2009 Top One Hundred Countdown # 1: Cabinet Card—Mrs. Wirt Robinson (Anita Alice Mathilde (Phinney) Robinson) [Brought Forward For Pure Greatness] by mrwaterslide

I bought this card from an Internet dealer (not Ebay). He had posted the card, as he does every two weeks, and put a price on it, and no one had bought it. The photos are posted on Sunday, and the first person who says he will pay the money gets the photo. I told the dealer I was tempted, and he emailed back and urged me to buy it. Naturally, I ended up buying it, even though it was priced very high. I’ve paid more for a photo, but that was on Ebay. I’m not going to say how much I paid for this, but it was a lot.
On the one hand, you could say I overpaid. I mean, it’s just a photo of a woman looking in a mirror. The photo has some fingerprint smudges, it’s kind of plain, barren, there’s not a lot going on, and though I find this woman attractive enough, she’s not a stunning (a favorite Ebay seller’s word) beauty. I mean, it’s just a nice photograph—why did I waste my money?
I paid that money because the photograph is astonishingly modern. It’s like the past leapfrogged the present and jumped into the future. I mean, this woman is dead, and there she is, looking right at us, right now, not a hundred years ago, or however long ago it was.
Did she know that we would be looking at her? Why isn’t she smiling? I think she isn’t smiling because she’s saying "I Lived." She’s saying, "I’m Living." She’s saying, "I’m Alive." And of course she’s not alive. But she is alive.
Perhaps I bought the photograph because it distills into a single artifact so much of what draws me to old photographs (and yes, of course, I find her attractive).
I don’t think the seller had done a lot of research on Wirt Robinson. Maybe one of you who has access to genealogical resources could find her first name for me. Perhaps there was more than one "Wirt Robinson." However, I found information on only one, and since the one I found was a good one, I didn’t look any further.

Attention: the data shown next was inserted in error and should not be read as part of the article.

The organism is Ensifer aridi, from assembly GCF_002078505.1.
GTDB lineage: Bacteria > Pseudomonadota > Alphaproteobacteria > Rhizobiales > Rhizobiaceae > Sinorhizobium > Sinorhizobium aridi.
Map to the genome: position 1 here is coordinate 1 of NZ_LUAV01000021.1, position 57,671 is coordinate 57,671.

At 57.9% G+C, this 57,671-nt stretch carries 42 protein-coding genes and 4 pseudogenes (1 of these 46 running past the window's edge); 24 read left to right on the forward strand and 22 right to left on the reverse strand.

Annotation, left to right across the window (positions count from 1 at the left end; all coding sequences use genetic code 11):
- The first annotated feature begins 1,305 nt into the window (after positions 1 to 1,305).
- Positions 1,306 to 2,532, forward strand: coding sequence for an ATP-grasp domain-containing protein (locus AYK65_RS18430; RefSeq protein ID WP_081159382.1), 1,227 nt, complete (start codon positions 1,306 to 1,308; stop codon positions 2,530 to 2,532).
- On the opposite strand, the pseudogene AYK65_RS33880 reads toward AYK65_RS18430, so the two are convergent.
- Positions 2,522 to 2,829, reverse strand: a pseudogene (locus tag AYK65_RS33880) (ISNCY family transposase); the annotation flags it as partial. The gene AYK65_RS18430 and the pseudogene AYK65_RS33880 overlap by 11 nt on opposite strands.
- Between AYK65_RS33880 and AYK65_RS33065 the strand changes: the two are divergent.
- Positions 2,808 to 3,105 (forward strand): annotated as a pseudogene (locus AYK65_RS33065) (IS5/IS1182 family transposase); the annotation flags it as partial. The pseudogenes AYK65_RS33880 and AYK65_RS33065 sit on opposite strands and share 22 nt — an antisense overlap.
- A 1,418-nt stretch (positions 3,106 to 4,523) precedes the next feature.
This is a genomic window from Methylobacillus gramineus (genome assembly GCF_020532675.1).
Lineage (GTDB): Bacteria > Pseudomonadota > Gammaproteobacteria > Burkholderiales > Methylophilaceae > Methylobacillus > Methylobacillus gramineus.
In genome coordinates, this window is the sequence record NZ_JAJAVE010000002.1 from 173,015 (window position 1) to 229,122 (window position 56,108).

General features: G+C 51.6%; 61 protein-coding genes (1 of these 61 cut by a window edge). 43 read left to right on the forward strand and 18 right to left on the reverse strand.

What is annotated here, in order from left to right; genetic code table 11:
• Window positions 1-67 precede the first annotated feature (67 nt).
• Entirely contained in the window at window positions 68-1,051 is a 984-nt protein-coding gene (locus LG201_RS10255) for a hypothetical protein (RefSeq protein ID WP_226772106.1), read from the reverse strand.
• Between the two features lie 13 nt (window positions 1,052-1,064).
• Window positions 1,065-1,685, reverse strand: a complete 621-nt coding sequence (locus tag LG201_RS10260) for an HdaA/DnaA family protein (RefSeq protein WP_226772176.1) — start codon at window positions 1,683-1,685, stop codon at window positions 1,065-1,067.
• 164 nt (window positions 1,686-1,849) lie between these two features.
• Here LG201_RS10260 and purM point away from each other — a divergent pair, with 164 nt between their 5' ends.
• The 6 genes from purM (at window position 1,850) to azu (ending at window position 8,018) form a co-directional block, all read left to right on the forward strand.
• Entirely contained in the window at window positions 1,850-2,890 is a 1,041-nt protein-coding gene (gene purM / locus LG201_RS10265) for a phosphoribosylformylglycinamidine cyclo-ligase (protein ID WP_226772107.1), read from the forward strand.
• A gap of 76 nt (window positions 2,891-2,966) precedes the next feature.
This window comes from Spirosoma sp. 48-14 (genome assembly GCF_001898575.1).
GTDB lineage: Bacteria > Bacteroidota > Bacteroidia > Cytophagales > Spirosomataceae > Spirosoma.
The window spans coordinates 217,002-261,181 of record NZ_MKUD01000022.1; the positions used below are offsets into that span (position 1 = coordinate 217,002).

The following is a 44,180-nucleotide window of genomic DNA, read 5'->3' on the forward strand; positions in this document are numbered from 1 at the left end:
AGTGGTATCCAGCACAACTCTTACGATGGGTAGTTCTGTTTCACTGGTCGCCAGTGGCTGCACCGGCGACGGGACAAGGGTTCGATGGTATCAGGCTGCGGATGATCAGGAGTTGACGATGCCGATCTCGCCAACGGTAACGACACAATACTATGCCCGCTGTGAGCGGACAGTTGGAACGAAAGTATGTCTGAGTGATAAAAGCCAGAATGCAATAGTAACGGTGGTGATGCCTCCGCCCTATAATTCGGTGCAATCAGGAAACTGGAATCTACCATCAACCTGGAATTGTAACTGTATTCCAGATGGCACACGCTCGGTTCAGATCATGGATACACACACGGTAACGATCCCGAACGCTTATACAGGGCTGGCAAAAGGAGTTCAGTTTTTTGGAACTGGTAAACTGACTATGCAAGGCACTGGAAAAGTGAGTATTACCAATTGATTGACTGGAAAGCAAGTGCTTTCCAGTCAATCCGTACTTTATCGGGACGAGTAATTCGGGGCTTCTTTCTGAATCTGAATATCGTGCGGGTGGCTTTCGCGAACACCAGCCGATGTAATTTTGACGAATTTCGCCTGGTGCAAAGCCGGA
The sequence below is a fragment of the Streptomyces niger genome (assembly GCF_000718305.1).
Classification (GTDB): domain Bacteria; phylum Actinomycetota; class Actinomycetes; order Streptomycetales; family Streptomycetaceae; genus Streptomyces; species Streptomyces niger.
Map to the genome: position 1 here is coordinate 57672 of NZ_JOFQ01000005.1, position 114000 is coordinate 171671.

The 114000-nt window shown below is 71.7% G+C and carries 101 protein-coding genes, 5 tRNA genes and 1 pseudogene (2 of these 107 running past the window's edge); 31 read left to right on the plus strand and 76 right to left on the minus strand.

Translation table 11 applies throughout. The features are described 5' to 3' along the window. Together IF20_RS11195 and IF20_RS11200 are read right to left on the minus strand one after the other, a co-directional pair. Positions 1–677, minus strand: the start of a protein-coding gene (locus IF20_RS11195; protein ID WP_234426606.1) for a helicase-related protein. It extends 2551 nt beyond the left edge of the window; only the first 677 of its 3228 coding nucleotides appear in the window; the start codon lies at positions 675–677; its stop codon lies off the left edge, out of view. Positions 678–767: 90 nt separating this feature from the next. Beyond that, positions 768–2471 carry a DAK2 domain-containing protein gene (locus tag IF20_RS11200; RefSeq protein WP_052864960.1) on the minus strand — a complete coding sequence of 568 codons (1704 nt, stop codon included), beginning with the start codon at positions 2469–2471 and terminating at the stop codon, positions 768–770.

Wirt Robinson was in the Army, and he taught at West Point. He wrote a book which seems to be still in print, with the wonderful title "Notes On The Circumstances Of A Moving Projectile." Apparently, when he wasn’t teaching at West Point, he was off in the tropics, looking at birds. Somewhere (ART_NAHPRO perhaps will find it for us) there is a book he wrote, or illustrated, about birds in the forests of Venezuela. How he could have borne the absence of Mrs. Wirt Robinson is beyond me. Perhaps the experience of her was so rich, so filling, so extravagant, that he could only take a little bit at a time, like foie gras or something. From the looks of things, I would guess that Mrs. Robinson was extremely sensitive in that little square inch just behind her ear lobe. They say that the universe is so vast that out there somewhere there is another planet where they speak English. If that is so, perhaps there is another planet out there where Mrs. Robinson and mrwaterslide might meet and fall in love (of course, not-wanting her to be Mrs. Robinson, but Amelia Arnold, or whatever her maiden name was.)
I have this idea of what Wirt Robinson was like. He must have been an academic sort of fellow, but, like Mr. Chips, he was that lucky fellow who met the love of his life, and won her heart, as she had won his. Unlike Mr. Chips, I hope his love endured in the earthly realm, and lasted to old age. There would have been fires in the fireplace, and sherry, and croquet perhaps, and the triumphs and sadnesses of students who came and went (it seems that Wirt Robinson lived in to the 20’s though I haven’t found a date of death.)
One last little tidbit, that I saw once and now can’t find again—apparently at West Point there is a little memorial to Wirt Robinson, and it seems, though I haven’t been able to find a picture, that it is a statue of a bunch of ducks. I really hope you’re allowed to go there and see it.
via Flickr http://ift.tt/2qfVNym